Archive for December, 2009

VIOLET ISLE: In the New Yorker

December 29, 2009
This week’s New Yorker includes a review of the Violet Isle show at Ricco Maresca Gallery, whose last day is Saturday, Jan. 2nd.
Violet Isle at Ricco Maresca Gallery
from The New Yorker:

ALEX WEBB AND REBECCA NORRIS WEBB

This married couple shows color photographs from several trips to Cuba that emphasize the easy compatibility of their distinct visual styles. Alex usually takes a broad view of streetscapes complicated by shadows, reflections, and arrested movement; he has a filmmaker’s ability to find the skewed but perfect balance in a scene that threatens to spin out of control. Rebecca tends to focus on details, framing intriguing still-lifes and capturing marvellous shots of birds, including a pigeon that appears to be flying away from a freshly laid egg. Both Webbs use color like the Fauves—in hot, vibrant swatches and pungent accents. The results are the opposite of tourist views: pictures that are generated and animated by their subjects, never imposed on them. Through Jan. 2. (Ricco/Maresca, 529 W. 20th St. 212-627-4819.)

FOUR CONTINENTS: 15 Photographers

December 28, 2009

We invited photographers we’ve met in workshops around the world and through this blog to help us celebrate the new year by posting a photograph and giving us an update about their work. So here are 15 photographs taken on 4 continents by photographers from 10 countries around the world.  “Happy New Year” to all of you. –– Alex Webb and Rebecca Norris Webb

David Belay, Hessen Germany, 2009

I started shooting a circus two years ago as I was looking for something to photograph in my otherwise gray city that would be suitable for color photography. I liked it and it evolved into a long-term project about circuses, and more specifically about the backstage of circuses, a territory I see as a border between the world of the show and the “real world.” ––David Belay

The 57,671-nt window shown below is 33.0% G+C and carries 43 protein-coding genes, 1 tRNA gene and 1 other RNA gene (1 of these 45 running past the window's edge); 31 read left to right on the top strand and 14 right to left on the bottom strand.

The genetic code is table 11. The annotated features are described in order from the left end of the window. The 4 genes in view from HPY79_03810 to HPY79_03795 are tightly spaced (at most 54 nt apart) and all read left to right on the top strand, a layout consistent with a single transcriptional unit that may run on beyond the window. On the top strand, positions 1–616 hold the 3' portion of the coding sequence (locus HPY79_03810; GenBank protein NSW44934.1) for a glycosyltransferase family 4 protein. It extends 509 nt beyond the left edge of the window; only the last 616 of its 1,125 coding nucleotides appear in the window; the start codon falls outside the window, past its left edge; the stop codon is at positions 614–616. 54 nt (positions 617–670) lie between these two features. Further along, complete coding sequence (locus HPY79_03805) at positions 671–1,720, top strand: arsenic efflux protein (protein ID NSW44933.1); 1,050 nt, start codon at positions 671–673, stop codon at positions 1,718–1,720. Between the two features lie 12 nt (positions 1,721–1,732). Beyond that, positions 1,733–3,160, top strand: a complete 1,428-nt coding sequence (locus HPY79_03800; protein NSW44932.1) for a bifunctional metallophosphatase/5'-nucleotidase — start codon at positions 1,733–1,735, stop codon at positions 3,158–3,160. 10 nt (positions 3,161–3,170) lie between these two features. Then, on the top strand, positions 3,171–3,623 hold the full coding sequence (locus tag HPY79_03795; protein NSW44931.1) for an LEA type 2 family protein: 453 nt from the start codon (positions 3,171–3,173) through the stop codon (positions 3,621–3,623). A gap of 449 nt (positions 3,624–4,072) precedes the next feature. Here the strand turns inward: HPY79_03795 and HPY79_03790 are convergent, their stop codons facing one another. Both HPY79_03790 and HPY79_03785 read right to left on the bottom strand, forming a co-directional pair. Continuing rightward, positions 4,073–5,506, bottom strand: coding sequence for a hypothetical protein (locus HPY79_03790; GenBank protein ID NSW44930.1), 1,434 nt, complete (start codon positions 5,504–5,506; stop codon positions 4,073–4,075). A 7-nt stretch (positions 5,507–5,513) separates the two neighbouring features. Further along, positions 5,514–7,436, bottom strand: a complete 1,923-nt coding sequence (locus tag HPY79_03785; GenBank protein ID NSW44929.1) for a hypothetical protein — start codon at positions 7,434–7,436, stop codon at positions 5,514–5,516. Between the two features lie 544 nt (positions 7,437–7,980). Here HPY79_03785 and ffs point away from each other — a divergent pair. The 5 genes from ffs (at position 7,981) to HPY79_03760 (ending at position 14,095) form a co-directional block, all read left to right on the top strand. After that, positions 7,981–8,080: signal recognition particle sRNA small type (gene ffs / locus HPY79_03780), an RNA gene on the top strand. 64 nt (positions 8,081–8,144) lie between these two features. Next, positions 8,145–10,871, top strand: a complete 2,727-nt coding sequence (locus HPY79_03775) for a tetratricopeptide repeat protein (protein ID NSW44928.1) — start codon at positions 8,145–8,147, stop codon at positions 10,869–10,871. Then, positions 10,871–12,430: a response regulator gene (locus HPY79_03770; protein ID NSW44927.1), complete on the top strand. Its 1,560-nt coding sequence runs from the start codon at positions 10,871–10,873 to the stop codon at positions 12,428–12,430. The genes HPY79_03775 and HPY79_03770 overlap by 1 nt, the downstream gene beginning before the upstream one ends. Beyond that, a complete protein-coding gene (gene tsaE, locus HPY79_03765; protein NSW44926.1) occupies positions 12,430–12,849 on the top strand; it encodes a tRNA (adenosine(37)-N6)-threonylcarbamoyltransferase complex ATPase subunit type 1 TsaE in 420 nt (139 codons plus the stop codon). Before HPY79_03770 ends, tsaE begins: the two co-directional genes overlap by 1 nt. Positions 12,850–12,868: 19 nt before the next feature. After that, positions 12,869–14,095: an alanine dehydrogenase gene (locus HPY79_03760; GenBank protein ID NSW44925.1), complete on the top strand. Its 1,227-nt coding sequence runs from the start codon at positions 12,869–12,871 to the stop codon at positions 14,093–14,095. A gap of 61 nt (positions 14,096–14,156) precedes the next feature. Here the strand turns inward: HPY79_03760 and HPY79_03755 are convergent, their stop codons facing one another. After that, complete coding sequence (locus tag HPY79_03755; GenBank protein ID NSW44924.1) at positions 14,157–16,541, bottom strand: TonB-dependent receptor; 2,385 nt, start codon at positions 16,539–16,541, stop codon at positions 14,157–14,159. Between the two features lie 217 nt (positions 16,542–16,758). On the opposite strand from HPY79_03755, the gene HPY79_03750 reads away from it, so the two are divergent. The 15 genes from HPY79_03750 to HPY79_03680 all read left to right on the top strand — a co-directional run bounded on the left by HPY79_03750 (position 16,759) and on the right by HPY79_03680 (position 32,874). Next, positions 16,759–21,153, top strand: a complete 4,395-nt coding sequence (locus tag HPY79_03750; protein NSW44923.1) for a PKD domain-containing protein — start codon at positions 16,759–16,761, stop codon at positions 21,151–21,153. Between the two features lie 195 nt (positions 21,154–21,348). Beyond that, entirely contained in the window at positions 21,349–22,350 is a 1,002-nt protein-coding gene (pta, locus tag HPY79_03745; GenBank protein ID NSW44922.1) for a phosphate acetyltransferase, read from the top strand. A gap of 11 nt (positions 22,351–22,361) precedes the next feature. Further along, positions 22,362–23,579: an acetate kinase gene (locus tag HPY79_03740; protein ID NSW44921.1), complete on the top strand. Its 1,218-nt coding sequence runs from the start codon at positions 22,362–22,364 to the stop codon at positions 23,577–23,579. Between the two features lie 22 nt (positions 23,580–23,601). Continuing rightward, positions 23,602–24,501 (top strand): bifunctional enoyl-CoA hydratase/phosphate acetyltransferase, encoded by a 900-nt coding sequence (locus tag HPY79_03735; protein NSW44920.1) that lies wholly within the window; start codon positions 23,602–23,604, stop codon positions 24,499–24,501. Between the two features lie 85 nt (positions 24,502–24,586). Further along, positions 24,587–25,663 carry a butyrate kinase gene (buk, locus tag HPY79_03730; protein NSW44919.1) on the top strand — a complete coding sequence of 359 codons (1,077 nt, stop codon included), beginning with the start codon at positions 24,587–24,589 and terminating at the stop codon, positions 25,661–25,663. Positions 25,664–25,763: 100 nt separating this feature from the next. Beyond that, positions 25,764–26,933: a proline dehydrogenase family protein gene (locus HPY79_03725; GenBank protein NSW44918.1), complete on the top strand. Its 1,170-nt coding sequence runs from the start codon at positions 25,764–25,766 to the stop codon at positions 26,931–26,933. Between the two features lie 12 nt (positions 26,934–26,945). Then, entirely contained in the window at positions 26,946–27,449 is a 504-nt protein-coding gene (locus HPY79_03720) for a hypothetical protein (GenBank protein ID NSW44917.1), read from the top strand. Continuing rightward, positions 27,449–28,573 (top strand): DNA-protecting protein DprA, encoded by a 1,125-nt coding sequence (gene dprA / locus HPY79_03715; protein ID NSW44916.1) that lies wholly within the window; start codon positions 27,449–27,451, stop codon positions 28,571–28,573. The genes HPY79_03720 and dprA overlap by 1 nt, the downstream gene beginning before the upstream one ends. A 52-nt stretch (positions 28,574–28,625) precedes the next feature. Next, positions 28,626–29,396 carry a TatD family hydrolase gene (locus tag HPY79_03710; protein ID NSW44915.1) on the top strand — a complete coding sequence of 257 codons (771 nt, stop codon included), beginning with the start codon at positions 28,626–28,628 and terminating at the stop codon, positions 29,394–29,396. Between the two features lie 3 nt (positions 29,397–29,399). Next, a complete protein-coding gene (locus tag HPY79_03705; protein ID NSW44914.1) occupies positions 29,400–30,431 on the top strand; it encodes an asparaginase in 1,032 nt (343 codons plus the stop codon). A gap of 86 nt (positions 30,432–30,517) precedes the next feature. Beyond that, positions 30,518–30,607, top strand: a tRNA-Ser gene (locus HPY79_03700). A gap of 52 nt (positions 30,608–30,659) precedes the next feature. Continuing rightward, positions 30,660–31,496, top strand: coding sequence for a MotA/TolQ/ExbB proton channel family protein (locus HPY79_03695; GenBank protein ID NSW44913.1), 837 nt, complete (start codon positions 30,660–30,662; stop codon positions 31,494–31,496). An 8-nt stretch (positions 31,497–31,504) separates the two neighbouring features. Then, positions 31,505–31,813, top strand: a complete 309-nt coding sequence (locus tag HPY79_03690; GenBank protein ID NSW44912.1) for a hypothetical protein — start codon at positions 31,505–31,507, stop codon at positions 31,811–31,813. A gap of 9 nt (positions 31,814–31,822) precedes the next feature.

Dimitri Mellos, Athens, Greece, Christmas 2009

Dimitri Mellos is working on a long-term project in his native country of Greece, as well as continuing to photograph the streets of New York where he now lives.  Dimitri’s website: www.dimitrimellos.com.

Chantal Heijnen, Bronx, New York, 2009

The Dutch photographer Chantal Heijnen is working on a long-term project in the Bronx. To learn more about Chantal and her work visit www.chantalheijnen.com

Andreas Kalmes, Seattle, 2007

I recently launched a new website: www.andreaskalmes.com

I also had an exhibition at an “Art Walk” event in September in the Seattle International District. In addition, I’ve been back to Japan to continue my project on the Tsukji fish market, expanding it somewhat to include smaller fishing towns and markets that are part of Tsukiji’s supply chain.––Andreas Kalmes

Prantik Mazumder, Calcutta, 2008

This photograph (above) was taken in Calcutta. I was sitting in the back of a taxi, and we were stuck for about an hour behind a tram in one of those miserble traffic jams of Calcutta. Boredom inspired a decent shot.–– Prantik Mazumder

For more about Indian photographer Prantik Mazumder: http://www.photoholik.com/projectsListe.aspx?photographer=prantik

Matthew Goddard-Jones, Chicago, 2009

The Australian photographer Matthew Goddard-Jones took this photograph on Michigan Avenue in Chicago.  He is currently working on a long-term project in Perth, Australia.  To see more of his work: www.goddard-jones.com

Francois Dagenais, Smokey Mountain, Philippines, 2008

François has worked as a cinematographer on both feature and documentary films. The films he has photographed have been shown at festivals such as Sundance, Havana, and Toronto. They have also been showcased at New York’s Museum of Modern Art, the Institute of Contemporary Arts in London,  the Boston Museum of Arts, and the Brooklyn Museum.

After moving to Toronto in 2005, François re-discovered his passion for still photography.  He participated in various group shows in Ontario, and was awarded a development Chalmers Professional Development grant from the Ontario Arts Council for a mentorship with Magnum photographer Alex Webb. The grant included a workshop in Cusco, Peru with Alex Webb and Rebecca Norris Webb. He subsequently won first place at the Insight Juried Art Show presented at the Wellington County Museum  in Fergus Ontario. Dagenais is currently working on a series entitled Smokey Mountain, which documents one of the most densely populated areas on earth.